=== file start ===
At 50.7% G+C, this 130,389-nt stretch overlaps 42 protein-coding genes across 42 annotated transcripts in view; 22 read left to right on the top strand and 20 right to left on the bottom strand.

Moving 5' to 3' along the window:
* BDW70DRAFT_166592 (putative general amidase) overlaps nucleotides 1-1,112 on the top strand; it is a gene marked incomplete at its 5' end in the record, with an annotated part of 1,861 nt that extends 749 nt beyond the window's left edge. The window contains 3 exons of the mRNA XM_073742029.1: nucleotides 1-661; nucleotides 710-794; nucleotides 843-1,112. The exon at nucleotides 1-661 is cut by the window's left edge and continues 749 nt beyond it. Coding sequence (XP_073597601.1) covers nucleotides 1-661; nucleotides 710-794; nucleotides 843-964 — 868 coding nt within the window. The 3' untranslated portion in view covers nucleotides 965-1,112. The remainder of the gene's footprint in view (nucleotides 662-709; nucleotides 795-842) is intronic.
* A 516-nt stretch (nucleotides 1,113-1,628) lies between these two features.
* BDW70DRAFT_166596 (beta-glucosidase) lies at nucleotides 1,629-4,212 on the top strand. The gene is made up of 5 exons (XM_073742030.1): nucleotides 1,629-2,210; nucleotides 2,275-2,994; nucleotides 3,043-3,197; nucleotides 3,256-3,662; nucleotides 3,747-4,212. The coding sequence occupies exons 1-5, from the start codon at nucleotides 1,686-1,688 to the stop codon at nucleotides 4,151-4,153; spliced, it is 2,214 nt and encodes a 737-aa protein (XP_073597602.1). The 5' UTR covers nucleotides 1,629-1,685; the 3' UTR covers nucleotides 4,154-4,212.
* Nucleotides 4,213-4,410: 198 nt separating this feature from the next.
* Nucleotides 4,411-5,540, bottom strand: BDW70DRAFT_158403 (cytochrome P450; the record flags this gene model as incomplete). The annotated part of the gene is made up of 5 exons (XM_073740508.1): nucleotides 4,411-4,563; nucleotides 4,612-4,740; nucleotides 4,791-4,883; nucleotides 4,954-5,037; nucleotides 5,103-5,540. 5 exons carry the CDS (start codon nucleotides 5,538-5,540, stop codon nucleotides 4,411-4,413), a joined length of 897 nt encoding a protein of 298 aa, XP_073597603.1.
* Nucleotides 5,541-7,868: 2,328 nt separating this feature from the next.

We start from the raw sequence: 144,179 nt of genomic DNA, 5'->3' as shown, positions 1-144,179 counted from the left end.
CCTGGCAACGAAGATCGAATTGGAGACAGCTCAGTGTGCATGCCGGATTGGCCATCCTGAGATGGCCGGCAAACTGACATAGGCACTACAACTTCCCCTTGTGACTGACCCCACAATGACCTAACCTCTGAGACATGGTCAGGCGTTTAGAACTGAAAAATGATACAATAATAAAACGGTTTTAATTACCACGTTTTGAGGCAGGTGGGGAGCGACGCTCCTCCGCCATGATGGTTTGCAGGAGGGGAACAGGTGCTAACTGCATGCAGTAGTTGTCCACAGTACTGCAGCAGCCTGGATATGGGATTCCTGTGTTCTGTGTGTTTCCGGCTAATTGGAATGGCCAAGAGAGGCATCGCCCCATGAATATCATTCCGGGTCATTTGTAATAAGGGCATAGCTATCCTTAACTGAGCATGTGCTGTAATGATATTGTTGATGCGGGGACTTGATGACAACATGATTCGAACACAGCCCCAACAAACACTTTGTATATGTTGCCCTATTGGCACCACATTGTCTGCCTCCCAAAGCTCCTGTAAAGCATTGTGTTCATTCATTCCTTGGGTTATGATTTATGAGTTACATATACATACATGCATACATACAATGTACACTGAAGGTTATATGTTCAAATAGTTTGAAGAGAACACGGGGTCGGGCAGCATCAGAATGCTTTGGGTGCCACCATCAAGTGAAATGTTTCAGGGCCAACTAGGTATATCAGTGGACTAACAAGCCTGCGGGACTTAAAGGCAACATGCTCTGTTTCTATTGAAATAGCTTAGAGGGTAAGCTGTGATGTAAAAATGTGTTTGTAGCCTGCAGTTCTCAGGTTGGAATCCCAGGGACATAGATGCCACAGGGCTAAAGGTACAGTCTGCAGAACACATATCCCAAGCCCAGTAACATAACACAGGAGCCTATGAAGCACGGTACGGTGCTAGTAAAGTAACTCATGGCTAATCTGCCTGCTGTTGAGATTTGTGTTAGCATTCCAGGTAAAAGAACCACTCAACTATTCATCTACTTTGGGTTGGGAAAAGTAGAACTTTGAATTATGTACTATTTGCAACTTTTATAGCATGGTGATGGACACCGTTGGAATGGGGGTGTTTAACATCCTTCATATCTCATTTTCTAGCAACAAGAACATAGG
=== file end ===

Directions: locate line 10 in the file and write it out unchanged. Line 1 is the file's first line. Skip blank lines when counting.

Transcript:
CCTGGCAACGAAGATCGAATTGGAGACAGCTCAGTGTGCATGCCGGATTGGCCATCCTGAGATGGCCGGCAAACTGACATAGGCACTACAACTTCCCCTTGTGACTGACCCCACAATGACCTAACCTCTGAGACATGGTCAGGCGTTTAGAACTGAAAAATGATACAATAATAAAACGGTTTTAATTACCACGTTTTGAGGCAGGTGGGGAGCGACGCTCCTCCGCCATGATGGTTTGCAGGAGGGGAACAGGTGCTAACTGCATGCAGTAGTTGTCCACAGTACTGCAGCAGCCTGGATATGGGATTCCTGTGTTCTGTGTGTTTCCGGCTAATTGGAATGGCCAAGAGAGGCATCGCCCCATGAATATCATTCCGGGTCATTTGTAATAAGGGCATAGCTATCCTTAACTGAGCATGTGCTGTAATGATATTGTTGATGCGGGGACTTGATGACAACATGATTCGAACACAGCCCCAACAAACACTTTGTATATGTTGCCCTATTGGCACCACATTGTCTGCCTCCCAAAGCTCCTGTAAAGCATTGTGTTCATTCATTCCTTGGGTTATGATTTATGAGTTACATATACATACATGCATACATACAATGTACACTGAAGGTTATATGTTCAAATAGTTTGAAGAGAACACGGGGTCGGGCAGCATCAGAATGCTTTGGGTGCCACCATCAAGTGAAATGTTTCAGGGCCAACTAGGTATATCAGTGGACTAACAAGCCTGCGGGACTTAAAGGCAACATGCTCTGTTTCTATTGAAATAGCTTAGAGGGTAAGCTGTGATGTAAAAATGTGTTTGTAGCCTGCAGTTCTCAGGTTGGAATCCCAGGGACATAGATGCCACAGGGCTAAAGGTACAGTCTGCAGAACACATATCCCAAGCCCAGTAACATAACACAGGAGCCTATGAAGCACGGTACGGTGCTAGTAAAGTAACTCATGGCTAATCTGCCTGCTGTTGAGATTTGTGTTAGCATTCCAGGTAAAAGAACCACTCAACTATTCATCTACTTTGGGTTGGGAAAAGTAGAACTTTGAATTATGTACTATTTGCAACTTTTATAGCATGGTGATGGACACCGTTGGAATGGGGGTGTTTAACATCCTTCATATCTCATTTTCTAGCAACAAGAACATAGG